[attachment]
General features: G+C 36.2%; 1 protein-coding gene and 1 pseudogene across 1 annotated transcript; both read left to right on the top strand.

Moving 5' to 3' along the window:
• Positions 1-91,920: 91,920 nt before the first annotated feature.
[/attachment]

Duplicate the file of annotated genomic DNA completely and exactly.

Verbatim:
General features: G+C 36.2%; 1 protein-coding gene and 1 pseudogene across 1 annotated transcript; both read left to right on the top strand.

Moving 5' to 3' along the window:
• Positions 1-91,920: 91,920 nt before the first annotated feature.